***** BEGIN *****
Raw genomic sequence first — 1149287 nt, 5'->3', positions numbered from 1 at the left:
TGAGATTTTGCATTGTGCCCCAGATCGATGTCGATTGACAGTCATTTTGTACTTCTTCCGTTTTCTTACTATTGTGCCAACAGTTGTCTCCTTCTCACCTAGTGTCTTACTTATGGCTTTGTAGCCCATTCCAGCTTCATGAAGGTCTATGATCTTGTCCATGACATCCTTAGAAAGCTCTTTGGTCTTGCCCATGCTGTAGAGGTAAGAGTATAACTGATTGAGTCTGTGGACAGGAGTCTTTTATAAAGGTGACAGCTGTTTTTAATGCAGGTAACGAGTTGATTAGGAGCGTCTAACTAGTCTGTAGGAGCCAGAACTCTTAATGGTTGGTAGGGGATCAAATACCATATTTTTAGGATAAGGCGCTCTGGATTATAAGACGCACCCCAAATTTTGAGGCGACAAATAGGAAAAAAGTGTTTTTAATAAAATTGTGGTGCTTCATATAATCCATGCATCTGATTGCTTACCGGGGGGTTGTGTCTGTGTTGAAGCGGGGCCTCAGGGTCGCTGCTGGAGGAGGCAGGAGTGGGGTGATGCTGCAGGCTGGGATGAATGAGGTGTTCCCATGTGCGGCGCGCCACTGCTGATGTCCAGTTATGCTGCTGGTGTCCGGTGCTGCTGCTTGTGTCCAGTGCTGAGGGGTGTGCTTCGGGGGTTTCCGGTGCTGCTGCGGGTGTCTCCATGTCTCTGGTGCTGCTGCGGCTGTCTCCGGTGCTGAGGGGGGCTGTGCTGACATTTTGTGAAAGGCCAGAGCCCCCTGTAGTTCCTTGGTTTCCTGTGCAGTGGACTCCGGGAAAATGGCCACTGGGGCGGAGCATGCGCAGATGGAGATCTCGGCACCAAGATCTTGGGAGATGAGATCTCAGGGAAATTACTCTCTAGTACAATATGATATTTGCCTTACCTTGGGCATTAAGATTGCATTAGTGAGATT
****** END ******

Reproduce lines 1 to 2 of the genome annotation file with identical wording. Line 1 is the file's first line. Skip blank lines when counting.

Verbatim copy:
Raw genomic sequence first — 1149287 nt, 5'->3', positions numbered from 1 at the left:
TGAGATTTTGCATTGTGCCCCAGATCGATGTCGATTGACAGTCATTTTGTACTTCTTCCGTTTTCTTACTATTGTGCCAACAGTTGTCTCCTTCTCACCTAGTGTCTTACTTATGGCTTTGTAGCCCATTCCAGCTTCATGAAGGTCTATGATCTTGTCCATGACATCCTTAGAAAGCTCTTTGGTCTTGCCCATGCTGTAGAGGTAAGAGTATAACTGATTGAGTCTGTGGACAGGAGTCTTTTATAAAGGTGACAGCTGTTTTTAATGCAGGTAACGAGTTGATTAGGAGCGTCTAACTAGTCTGTAGGAGCCAGAACTCTTAATGGTTGGTAGGGGATCAAATACCATATTTTTAGGATAAGGCGCTCTGGATTATAAGACGCACCCCAAATTTTGAGGCGACAAATAGGAAAAAAGTGTTTTTAATAAAATTGTGGTGCTTCATATAATCCATGCATCTGATTGCTTACCGGGGGGTTGTGTCTGTGTTGAAGCGGGGCCTCAGGGTCGCTGCTGGAGGAGGCAGGAGTGGGGTGATGCTGCAGGCTGGGATGAATGAGGTGTTCCCATGTGCGGCGCGCCACTGCTGATGTCCAGTTATGCTGCTGGTGTCCGGTGCTGCTGCTTGTGTCCAGTGCTGAGGGGTGTGCTTCGGGGGTTTCCGGTGCTGCTGCGGGTGTCTCCATGTCTCTGGTGCTGCTGCGGCTGTCTCCGGTGCTGAGGGGGGCTGTGCTGACATTTTGTGAAAGGCCAGAGCCCCCTGTAGTTCCTTGGTTTCCTGTGCAGTGGACTCCGGGAAAATGGCCACTGGGGCGGAGCATGCGCAGATGGAGATCTCGGCACCAAGATCTTGGGAGATGAGATCTCAGGGAAATTACTCTCTAGTACAATATGATATTTGCCTTACCTTGGGCATTAAGATTGCATTAGTGAGATT